LCAR rejects forced medication rule change
BRATTLEBORO -- A proposal by the Department of Mental Health to change the rules regarding the state's emergency involuntary medication guidelines was rejected by the Legislative Committee on Administrative Rules, or LCAR, Thursday.
In the wake of changes to Vermont's mental health system following the closure of the State Hospital in Waterbury, the Mental Health Department was looking for broader authority for who could restrain, seclude, or order emergency involuntary medication to patients under the custody of the Commissioner of Mental Health.
Since Tropical Storm Irene forced the closure of the State Hospital in August 2011, patients have been treated at a number of locations around the state, including at the Brattleboro Retreat.
Currently the state only allows a physician who has met with the patient to prescribe medication against the patient's will in the event of an emergency. The Commissioner of Mental Health asked LCAR to change the state rule to allow a licensed nurse, a physician's assistant, or other licensed mental health officials to be able to order the emergency involuntary medication. Federal rules allow the other mental health professionals to force medication in the event of an emergency. The new rule would have also allowed a licensed health professional, who did not conduct an exam on the patient, to order emergency involuntary medication.
But LCAR, in a 6-1 vote, rejected that request Thursday.
Brattleboro Retreat Senior Vice President for Government Relations Peter Albert said the Retreat supported the Department of Mental Health's request to change the rule.
"The Retreat supports the work that Department of Mental Health did over the past number of months. They had many meetings with a variety of stakeholders and reached a series of good compromises that focus on patient care and protection," Albert said . "Their position of following CMS regulations is sound as CMS provides very stringent requirements in this area that have been vetted over a number of years and are familiar to hospitals. Moving forward we do not know what this means but we will be meeting with other hospitals and DMH to review. In the meantime we will continue to follow CMS guidelines and work diligently to both provide care to people in need and be absolutely respectful of their rights."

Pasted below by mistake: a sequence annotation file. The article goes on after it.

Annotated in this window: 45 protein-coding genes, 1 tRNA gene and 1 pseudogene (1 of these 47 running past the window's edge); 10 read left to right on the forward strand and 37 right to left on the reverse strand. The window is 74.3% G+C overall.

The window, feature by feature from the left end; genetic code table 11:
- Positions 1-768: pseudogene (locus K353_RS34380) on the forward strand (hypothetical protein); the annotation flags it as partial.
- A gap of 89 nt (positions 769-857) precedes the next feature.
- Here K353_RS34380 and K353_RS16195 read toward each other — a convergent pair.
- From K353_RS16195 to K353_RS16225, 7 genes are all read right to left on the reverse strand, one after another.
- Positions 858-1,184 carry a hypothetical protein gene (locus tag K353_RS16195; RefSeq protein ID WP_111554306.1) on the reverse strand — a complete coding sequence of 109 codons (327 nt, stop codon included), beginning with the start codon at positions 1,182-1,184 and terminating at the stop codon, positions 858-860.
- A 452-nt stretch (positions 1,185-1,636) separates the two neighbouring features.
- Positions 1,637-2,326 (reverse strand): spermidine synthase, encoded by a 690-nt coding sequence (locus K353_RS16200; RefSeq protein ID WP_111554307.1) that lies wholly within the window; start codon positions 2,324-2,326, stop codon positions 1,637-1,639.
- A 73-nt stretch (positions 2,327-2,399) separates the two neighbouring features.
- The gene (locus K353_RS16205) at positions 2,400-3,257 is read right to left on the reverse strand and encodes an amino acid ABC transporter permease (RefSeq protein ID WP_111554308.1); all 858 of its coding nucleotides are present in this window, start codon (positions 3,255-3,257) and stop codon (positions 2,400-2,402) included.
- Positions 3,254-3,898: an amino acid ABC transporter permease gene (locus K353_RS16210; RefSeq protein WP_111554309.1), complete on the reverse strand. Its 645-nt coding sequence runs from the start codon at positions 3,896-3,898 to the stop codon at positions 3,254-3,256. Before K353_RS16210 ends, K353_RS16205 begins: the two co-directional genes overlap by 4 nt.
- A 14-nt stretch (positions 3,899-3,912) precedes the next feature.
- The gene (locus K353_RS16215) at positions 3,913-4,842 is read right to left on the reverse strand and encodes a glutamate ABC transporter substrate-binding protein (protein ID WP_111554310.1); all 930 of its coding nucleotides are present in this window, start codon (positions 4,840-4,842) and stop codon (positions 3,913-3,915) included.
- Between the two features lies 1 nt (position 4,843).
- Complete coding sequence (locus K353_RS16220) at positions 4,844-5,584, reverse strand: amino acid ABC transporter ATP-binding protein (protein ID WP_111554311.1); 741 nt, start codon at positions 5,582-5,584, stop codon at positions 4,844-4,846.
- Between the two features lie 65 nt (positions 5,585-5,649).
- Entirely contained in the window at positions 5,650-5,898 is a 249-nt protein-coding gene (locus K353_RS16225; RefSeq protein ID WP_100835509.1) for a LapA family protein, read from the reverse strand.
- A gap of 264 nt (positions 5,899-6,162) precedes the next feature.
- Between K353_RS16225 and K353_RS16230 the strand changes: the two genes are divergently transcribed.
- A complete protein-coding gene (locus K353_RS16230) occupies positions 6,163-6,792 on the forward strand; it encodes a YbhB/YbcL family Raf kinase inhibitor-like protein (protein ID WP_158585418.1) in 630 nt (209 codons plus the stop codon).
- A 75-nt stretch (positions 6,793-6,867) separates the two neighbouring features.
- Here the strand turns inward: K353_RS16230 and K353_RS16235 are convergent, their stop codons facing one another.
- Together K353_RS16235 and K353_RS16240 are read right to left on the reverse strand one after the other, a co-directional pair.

Rep. Richard Marek, D-Newfane and Vice Chairman of LCAR, said the committee voted down the proposed change largely because it would have gone against Act 79, the law that establishes the rights of patients under the commissioner's care.
When the Legislature passed Act 79 to establish new rules for Vermont's decentralized mental health system the law said patients in the new facilities deserve the same rights and protections the State Hospital patients had.
Marek said the proposed rule would have changed that.
Marek, in an interview Friday, said that it is LCAR's job to make sure proposed rule changes meet the law, which the proposed rule change did not.
Marek said it was not in LCAR's purview to decide whether statutes were adequate or appropriate.
"This rule would have expanded the universe of persons permitted to authorize involuntary medication," Marek said. "It would have extended the power of the commissioner beyond the statutory authority."
Marek said the Department of Mental Health argued that when Vermont's most acutely mentally ill patients were all in the State Hospital there was a full staff on call 24 hours a day.
Under the state's new decentralized system it is more likely that an emergency could crop up without the patient's doctor being immediately available.
Marek said it is likely the Legislature will take the issue up during the 2014 session, but he said it was not in LCAR's power to change the rule when it went against the law, as it is written.
"It is very important that these patients have the same rights they would have had in the state hospital," Marek said. "As a policy it might make perfect sense to broaden the prescriber's authority, but that is a policy decision and LCAR does not do that."
Jill Olson, vice president of policy and legislative affairs at the Vermont Association of Hospitals and Health Systems said the hospitals she represents, including the Retreat, were in favor of the rule change.
The proposed change would have aligned Vermont's rule with the federal Centers for Medicaid and Medicare standard, she said.
Olson said the two sides agreed that ultimately seclusion, restraint and involuntary emergency medication should only be used in an emergency when there is a threat of harm to either the patient or doctor.
"VAHHS supported the rule presented to LCAR by the Department of Mental Health," Olson said. "It was aligned with the current federal standards under which hospitals already operate. IN addition it would have created a constructive Vermont approach to reviewing the use of emergency involuntary procedures, bringing together clinicians and individuals with experience with mental illness."
Olson said the Department of Mental Health and those who were advocating for the change have not yet had a chance to talk about their next steps following Thursday's ruling.
"While LCAR's discussion naturally focused on the issues of disagreement, it's important to note that there were many provisions on which stakeholders achieved consensus," Olson said. "Most importantly, we all share the goal of reducing the use of emergency involuntary procedures and ensuring that their use is limited to when patients present an imminent risk of harming themselves or others."
Howard Weiss-Tisman can be reached at firstname.lastname@example.org; or 802-254-2311, ext. 279. You can follow Howard on Twitter @HowardReformer.
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